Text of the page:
Beach Watch has been conducting surveys in Greater Farallones and Monterey Bay National Marine Sanctuaries (GFNMS and MBNMS) biweekly for 27 years! Over these more than two decades, dedicated volunteers have taken to the beach to document tarballs and beached vertebrates, as well as human activities. The data is then used to inform important management decisions for the sanctuaries and beyond.
While this long-standing data collection effort was interrupted recently by Covid limitations, the monitoring under Covid-safe protocols and with limited scope resumed in July.
In ocean conservation, these long-term datasets are the key to making informed management decisions, opening the door to understanding natural and human-caused disturbances like oil spills, sea level rise, pollution, mortality events, and more. Beach Watch surveys are generally the first to detect mortality events among various marine life, or illegal discharge of oil in the Sanctuary. With recent reports of possible mortality events in common murres, Guadalupe fur seals, harbor porpoise, and ocean sunfish, it’s especially important that we collect data on these events. Beach Watch has also received reports of dead cetaceans. While anecdotal reports are helpful, it’s difficult to assess these events without using effort-based calculations.
Effort-based for Beach Watch means that the program has community scientists (currently 63) surveying beaches along 211 miles of coastline in the GFNMS and MBNMS every two weeks. They document live and dead vertebrates (birds and mammals), oil and tarballs, and human activities, and take overall assessments of weather, wrack, and tides. What they find is entered into the Beach Watch database, and can be reflected as a rate of encounter based on kilometers surveyed. Utilizing effort-based protocols like consistency of scheduled surveys, amount of time spent surveying, and procedural tasks during the survey, ensures an effective experimental design that provides robust data and a more accurate assessment of what’s happening on our beaches.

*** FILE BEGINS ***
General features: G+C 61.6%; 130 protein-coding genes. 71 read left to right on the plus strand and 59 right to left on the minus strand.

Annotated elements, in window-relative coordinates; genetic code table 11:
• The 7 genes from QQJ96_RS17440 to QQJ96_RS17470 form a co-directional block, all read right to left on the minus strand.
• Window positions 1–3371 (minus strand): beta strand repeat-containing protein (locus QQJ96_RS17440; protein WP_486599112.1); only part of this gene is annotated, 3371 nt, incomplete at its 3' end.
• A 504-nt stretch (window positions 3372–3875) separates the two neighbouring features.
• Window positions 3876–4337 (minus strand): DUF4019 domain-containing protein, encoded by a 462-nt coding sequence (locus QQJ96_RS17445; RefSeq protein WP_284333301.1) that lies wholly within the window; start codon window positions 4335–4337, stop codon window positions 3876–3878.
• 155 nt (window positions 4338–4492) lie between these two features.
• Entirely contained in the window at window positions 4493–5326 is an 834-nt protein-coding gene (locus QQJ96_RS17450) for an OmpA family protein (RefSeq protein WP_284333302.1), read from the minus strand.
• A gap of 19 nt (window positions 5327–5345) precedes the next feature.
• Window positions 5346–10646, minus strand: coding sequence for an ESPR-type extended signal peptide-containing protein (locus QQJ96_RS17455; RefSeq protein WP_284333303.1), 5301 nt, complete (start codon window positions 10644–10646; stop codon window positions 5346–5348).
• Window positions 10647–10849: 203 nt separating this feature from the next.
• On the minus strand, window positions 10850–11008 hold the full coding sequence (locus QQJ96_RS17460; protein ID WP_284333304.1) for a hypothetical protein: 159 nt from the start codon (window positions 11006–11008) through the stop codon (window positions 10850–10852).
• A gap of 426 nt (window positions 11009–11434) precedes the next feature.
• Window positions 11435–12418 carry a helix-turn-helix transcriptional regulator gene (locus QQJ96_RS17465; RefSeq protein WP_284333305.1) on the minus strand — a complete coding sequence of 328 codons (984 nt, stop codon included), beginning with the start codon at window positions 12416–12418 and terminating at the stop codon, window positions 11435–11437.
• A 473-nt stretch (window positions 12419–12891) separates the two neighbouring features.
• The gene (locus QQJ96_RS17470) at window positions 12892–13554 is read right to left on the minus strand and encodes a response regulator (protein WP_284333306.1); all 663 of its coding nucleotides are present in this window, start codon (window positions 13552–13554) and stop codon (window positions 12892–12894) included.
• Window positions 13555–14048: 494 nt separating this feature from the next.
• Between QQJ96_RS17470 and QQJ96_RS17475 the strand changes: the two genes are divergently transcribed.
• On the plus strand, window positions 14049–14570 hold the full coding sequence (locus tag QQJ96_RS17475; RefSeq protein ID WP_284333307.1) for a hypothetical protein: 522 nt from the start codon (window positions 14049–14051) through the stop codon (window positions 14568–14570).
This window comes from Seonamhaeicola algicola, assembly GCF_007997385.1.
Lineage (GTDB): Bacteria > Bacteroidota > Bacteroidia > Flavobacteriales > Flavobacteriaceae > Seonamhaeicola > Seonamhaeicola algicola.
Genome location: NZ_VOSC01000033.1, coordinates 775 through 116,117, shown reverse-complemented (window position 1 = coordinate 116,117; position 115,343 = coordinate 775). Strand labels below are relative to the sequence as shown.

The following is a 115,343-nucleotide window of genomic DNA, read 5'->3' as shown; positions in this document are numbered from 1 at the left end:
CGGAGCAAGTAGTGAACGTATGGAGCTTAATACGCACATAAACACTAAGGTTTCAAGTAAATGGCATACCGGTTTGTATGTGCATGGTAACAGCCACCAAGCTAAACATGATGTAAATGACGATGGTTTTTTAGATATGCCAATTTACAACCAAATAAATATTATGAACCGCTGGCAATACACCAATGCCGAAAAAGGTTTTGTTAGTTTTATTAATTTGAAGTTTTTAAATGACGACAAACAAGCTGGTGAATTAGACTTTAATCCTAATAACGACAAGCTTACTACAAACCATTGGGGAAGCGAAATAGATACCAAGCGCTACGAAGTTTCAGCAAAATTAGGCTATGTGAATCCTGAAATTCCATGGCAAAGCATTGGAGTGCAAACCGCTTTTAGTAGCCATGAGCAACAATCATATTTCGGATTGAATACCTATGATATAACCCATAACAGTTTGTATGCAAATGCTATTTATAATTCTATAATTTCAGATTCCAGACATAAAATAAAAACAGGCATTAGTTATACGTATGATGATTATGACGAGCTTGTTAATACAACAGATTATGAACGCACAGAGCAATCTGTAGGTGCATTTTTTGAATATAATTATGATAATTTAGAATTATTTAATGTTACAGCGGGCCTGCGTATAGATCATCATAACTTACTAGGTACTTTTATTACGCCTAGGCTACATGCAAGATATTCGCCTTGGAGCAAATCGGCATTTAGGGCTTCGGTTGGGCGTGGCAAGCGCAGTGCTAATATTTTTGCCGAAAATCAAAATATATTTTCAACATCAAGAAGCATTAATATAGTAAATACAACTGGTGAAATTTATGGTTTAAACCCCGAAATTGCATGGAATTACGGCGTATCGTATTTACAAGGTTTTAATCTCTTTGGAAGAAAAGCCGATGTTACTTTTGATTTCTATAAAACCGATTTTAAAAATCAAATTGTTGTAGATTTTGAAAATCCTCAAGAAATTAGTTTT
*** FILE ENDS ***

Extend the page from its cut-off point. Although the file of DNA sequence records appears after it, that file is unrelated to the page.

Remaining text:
Returning Beach Watch surveys will help identify if mortality events reported recently should be of concern to the Sanctuary, or whether the encounter rates are within normal range. For example, seabird mortality tends to increase a bit this time of year, as a lot of birds have just finished breeding, which is energetically taxing; and chicks are starting to fledge. This continues until late summer, and then there are typically higher numbers overall through the migration season around November, which can mean naturally higher mortality rates as well.
Beach Watch surveys have resumed at approximately 65% of our standardized surveys throughout our entire study area, from southern Mendocino County through San Mateo County. Volunteers will complete standard Beach Watch surveys at beaches where only one surveyor is needed, when a survey team is from the same household, and when they are comfortable resuming surveys.
The program will continue to work closely with Golden Gate National Recreation Area, US Fish & Wildlife Service, the state, and county parks to closely monitor mortality events and respond appropriately.
While Greater Farallones Association works to collect important data, we do not rescue wild injured animals. If you see an injured seabird, we recommend reaching out to organizations like Wild Care who are equipped in responding to and caring for wild birds. Do not attempt to pick up the animal unless you have experience handling wild birds. This goes for marine mammals also – be sure to give them at least 300ft of space, and if you believe a marine mammal is in distress, call The Marine Mammal Center.
Wild Care (415) 456-7283
The Marine Mammal Center: 415-289-SEAL
Photo: Becky Stamski, NOAA (Heermann’s gulls)